Wow. Two posts in a month. Y’all better watch out. I’m on a roll.

My to do list from my brain dump is progressing rather slowly. I have managed to clean a majority of the house (at least the parts people besides me actually see) and put together a decent outline of a sequence unit for Honors Algebra 2. I’ve also read a couple of books and watched 4 seasons of Downton Abbey. Last week I attended the AP conference in Philadelphia. 

I have thought quite a lot about how to revise my Standards Based Grading plan of attack but have not come to any final conclusions regarding that topic. I am hoping to get some ideas while chatting with others next week at TMC14.


Much has been said and written about formative assessment and its implementation in the classroom. One of the big buzzes right now is the use of exit tickets as a means of determining what your student do (or do not) know at the end of a class period. In the past I have had good intentions of making this a practice, but never seemed to ACTUALLY make it work. Much of that is due to a lack of intentional planning. To help me combat that I thought it might be helpful to have a few “stand-by” options ready to use on a whim. This is my #madeformath submission for this week.

It isn’t anything elaborate, but I think am hoping it will make my life a bit easier this year. 

I took five end-of-class generic prompts and used posterboard to make signs that I can access quickly. Students can simply put their answer to a prompt on a post-it note and stick it on the poster on the way out the door. In addition to be ready to use with very little forethought, it also makes it easier to review the responses at the end of the day instead of trying to peruse them and get them out of the way before the next class comes in. 

I have punched holes at the top of each poster and, when school starts up, will put them on rings to hang either on the door or bulletin board. All I need to do now is prepare a prompt and stock up on a supply of post it notes.

Here are the posters:

#1 The Two-Minute Assessment

 2014-06-04 07.37.52 While perusing the Internet I learned of this assessment from Pam Wilson who blogs under the name Radical Rational. I loved the idea, but didn’t like using all my board space up for the assessment and having to rapidly remove them prior to the start of a next class. This poster has a place for students to put the following information about a specific topic:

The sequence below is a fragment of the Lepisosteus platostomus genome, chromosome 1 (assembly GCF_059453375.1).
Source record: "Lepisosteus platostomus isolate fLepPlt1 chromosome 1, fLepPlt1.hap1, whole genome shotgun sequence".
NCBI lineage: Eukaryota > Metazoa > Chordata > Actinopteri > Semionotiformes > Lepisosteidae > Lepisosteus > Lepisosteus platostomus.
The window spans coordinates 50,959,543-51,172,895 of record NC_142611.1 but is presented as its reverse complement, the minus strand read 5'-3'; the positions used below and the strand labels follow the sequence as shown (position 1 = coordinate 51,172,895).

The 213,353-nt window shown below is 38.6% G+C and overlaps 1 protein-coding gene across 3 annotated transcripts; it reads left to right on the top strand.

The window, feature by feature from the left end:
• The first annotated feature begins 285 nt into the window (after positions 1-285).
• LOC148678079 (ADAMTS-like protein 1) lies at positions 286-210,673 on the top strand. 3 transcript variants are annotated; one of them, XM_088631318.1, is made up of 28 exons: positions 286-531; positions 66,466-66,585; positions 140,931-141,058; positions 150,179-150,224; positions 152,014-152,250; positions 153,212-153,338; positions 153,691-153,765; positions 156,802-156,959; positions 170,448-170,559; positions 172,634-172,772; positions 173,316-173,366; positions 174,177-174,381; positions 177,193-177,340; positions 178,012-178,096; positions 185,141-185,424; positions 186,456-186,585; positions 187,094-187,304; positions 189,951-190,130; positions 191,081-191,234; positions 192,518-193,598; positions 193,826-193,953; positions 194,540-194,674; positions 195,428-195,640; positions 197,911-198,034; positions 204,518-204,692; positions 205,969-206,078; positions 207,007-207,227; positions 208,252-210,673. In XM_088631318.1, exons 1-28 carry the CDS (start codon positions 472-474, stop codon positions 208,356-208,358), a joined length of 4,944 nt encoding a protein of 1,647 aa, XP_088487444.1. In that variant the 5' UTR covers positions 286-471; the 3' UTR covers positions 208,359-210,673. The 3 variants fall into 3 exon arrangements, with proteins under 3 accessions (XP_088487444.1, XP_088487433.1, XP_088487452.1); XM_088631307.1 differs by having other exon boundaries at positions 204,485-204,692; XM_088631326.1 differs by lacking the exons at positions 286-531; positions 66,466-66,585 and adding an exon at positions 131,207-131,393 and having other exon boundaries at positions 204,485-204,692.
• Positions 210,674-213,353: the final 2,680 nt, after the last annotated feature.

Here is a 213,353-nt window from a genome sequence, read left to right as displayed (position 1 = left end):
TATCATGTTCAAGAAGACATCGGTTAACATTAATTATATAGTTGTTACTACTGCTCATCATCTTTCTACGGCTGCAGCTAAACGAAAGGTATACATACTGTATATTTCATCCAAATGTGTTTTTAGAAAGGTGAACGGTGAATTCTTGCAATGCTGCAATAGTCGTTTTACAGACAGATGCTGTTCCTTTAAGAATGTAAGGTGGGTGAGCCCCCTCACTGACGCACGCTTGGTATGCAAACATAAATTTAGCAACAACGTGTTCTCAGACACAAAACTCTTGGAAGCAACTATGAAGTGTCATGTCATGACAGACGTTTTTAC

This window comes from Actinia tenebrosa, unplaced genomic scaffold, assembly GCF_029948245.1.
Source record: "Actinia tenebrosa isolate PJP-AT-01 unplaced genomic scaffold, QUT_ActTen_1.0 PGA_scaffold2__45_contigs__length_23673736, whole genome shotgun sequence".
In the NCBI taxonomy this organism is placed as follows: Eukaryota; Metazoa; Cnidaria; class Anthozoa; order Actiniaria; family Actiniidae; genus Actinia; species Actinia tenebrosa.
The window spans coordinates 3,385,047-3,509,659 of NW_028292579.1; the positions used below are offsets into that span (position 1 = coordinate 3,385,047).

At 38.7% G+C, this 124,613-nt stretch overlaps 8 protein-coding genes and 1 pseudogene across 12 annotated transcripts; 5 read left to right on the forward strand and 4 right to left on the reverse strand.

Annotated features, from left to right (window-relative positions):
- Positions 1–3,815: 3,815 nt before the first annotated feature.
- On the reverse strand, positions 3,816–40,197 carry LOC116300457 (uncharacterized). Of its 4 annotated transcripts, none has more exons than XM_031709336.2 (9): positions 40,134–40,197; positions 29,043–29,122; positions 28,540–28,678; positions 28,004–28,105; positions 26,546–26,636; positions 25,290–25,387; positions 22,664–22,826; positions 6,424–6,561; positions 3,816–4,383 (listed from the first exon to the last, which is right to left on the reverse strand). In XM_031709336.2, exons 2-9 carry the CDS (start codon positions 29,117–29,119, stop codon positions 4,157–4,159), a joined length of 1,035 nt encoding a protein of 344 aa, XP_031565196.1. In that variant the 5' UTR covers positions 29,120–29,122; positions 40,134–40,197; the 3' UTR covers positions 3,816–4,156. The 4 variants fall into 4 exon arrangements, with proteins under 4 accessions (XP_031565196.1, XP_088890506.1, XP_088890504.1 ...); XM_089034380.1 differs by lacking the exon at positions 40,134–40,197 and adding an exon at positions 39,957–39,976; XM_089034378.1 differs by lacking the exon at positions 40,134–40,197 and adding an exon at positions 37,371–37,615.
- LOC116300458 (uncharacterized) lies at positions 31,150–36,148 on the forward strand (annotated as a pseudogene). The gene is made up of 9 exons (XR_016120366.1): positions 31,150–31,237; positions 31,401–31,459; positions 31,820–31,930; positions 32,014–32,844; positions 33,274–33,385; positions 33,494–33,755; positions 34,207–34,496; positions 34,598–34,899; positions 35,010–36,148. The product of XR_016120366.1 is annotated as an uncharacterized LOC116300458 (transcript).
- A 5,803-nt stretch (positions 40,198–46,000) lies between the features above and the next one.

+ = one new thing they learned

     ! = one thing they do not want to forget

     Lightbulb = one “aha” moment they had

     ? = one question they still are struggling with

I actually made two of these so I can easily use the assessment method twice in a single day 

#2 Stoplight

2014-06-04 07.38.14 Students can simply write their name (if you desire) on a post-it note and indicate they feel about the learning target for that day. 

#3 Ticket out the door

2014-06-04 07.38.25I think I originally saw a version of this on Pinterest. Each student is assigned a number and given a post-it note. They put their answer to the prompt on the space that corresponds to the number they are assigned. This should allow me to see more specifically who has a good understanding of the content and allow for effective grouping as necessary.

#4 twitter feed

2014-06-04 07.38.31 This simply asks students to create a twitter post that would be appropriate for the hastag #whatilearnedtoday. 

#5 Stuck

 2014-06-04 07.38.19 This simply asks students to consider the lesson and identify one thing that “stuck” with them. I am hoping I will be able to see if my goals for the day were translated effectively so that what stuck with the students was what I intended. 


As I worked on planning my first unit I have already found myself constantly thinking “what question or prompt can I pose that will assess the learning for that day?” I am hopeful that having these posters will keep formative assessment in the foreground of my planning.